Eve of the Feast of St. Panteleimon, July 26, 2013
By Fr. Andrew Stephen Damick
Antiochian Archdiocese Convention, Houston, Texas
Listen to this homily on Ancient Faith Radio
In the ninth chapter of the Gospel of Matthew, we read the account of the Lord Jesus calling the tax collector Matthew, the author of this Gospel, to follow Him and to be one of His disciples. We then read of how Jesus and His disciples are sitting with many tax collectors and and sinners and eating together with them. The Pharisees, who were known for their precision in following their particular interpretation of the Law of Moses, objected to this scene and accusingly asked Jesus' disciples, "Why does your Teacher eat with tax collectors and sinners?" (Matt. 9:9-11)
We look back at this incident from twenty centuries of hindsight and of course know that the Pharisees are the "bad guys," while Jesus is the "good guy." But in the first century, the Pharisees were most certainly not the bad guys, at least not as far as the general society of Judaism was concerned. The Pharisees were well-respected leaders in the community, and they made sure that Jews followed their traditions as they had been written—all 613 commandments that they counted in the Law of Moses. Eating with public sinners, especially traitors to the Jewish people and collaborators with the Roman conquerers like tax collectors, was not something good Jews were supposed to be doing. So when the Pharisees ask this question, it's a good question.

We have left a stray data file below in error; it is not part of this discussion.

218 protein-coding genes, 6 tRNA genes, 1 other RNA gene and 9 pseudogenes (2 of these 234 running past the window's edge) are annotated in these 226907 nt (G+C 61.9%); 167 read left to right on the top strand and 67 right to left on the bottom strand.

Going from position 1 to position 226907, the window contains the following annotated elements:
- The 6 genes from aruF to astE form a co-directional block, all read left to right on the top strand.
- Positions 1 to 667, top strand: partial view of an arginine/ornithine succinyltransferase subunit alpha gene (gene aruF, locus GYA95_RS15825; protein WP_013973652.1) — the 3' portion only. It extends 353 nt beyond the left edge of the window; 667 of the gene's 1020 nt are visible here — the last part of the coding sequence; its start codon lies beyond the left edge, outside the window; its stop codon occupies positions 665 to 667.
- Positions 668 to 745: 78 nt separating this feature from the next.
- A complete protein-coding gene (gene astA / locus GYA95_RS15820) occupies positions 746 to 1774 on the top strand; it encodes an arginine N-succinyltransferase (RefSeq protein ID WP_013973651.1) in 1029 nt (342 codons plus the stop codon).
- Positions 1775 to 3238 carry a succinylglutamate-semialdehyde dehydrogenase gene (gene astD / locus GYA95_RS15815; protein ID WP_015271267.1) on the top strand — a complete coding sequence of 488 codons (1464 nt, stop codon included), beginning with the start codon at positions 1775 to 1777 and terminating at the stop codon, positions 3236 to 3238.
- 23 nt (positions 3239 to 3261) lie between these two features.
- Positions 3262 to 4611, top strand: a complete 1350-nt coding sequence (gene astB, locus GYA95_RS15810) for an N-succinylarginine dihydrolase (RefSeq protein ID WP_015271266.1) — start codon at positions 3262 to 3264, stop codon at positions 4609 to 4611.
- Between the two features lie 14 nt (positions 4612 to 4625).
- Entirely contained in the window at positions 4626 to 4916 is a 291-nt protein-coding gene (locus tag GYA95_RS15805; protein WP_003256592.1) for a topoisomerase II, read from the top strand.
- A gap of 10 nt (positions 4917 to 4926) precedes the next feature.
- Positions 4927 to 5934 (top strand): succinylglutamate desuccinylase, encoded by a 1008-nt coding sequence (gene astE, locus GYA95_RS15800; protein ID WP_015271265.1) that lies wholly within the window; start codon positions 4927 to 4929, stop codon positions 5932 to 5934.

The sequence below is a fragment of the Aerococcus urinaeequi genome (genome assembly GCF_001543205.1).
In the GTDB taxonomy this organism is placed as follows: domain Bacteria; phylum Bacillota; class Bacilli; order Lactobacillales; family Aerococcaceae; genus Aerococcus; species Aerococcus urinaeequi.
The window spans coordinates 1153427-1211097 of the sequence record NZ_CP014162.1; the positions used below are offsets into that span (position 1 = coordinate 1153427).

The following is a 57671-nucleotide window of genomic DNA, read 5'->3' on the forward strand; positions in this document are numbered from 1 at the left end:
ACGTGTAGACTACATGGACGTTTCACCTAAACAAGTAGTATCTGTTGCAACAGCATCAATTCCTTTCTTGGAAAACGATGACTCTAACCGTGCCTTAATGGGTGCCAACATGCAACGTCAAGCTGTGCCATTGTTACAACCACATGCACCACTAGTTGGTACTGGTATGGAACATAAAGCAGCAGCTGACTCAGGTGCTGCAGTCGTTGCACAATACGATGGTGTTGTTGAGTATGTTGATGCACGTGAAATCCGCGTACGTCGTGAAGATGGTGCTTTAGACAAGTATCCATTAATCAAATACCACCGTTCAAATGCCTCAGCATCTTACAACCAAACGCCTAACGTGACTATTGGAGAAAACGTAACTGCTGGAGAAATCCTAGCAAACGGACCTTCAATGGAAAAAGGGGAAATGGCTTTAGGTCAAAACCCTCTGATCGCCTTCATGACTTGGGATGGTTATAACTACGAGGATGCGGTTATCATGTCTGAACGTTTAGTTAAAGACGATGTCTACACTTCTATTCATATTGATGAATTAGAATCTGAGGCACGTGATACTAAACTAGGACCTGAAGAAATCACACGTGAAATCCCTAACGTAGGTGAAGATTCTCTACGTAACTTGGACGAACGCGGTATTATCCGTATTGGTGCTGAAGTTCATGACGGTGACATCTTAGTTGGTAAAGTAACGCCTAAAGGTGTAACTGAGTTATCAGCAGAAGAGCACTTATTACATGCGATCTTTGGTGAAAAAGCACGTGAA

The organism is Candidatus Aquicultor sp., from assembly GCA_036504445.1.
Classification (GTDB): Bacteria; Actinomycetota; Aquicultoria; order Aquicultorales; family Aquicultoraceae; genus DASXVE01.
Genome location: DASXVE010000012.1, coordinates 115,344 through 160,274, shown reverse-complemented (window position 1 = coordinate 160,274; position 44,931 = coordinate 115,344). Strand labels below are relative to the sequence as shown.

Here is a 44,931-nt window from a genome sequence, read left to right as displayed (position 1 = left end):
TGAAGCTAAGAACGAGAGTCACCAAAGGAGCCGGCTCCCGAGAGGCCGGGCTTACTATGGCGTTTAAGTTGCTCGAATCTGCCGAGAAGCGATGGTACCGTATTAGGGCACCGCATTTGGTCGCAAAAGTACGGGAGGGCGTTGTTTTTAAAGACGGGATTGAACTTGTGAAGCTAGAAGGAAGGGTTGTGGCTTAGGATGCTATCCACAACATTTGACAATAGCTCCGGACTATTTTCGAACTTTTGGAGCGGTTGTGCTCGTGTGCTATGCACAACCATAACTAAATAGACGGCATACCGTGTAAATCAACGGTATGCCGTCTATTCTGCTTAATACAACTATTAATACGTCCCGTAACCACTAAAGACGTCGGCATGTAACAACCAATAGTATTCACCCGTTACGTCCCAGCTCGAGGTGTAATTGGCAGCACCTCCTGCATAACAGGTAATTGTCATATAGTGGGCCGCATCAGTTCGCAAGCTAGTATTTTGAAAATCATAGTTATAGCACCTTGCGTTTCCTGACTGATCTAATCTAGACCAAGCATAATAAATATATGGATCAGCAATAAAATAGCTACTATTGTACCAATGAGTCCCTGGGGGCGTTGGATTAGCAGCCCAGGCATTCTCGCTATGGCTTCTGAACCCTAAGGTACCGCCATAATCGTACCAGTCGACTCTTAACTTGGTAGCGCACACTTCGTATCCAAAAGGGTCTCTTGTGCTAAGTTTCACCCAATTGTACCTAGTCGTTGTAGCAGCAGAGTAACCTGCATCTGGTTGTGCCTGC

Jesus hears the Pharisees questioning, and He responds to them Himself, saying, "Those who are well have no need of a physician, but those who are sick. But go and learn what this means: 'I desire mercy and not sacrifice.' For I did not come to call the righteous, but sinners to repentance" (Matt. 9:12-13).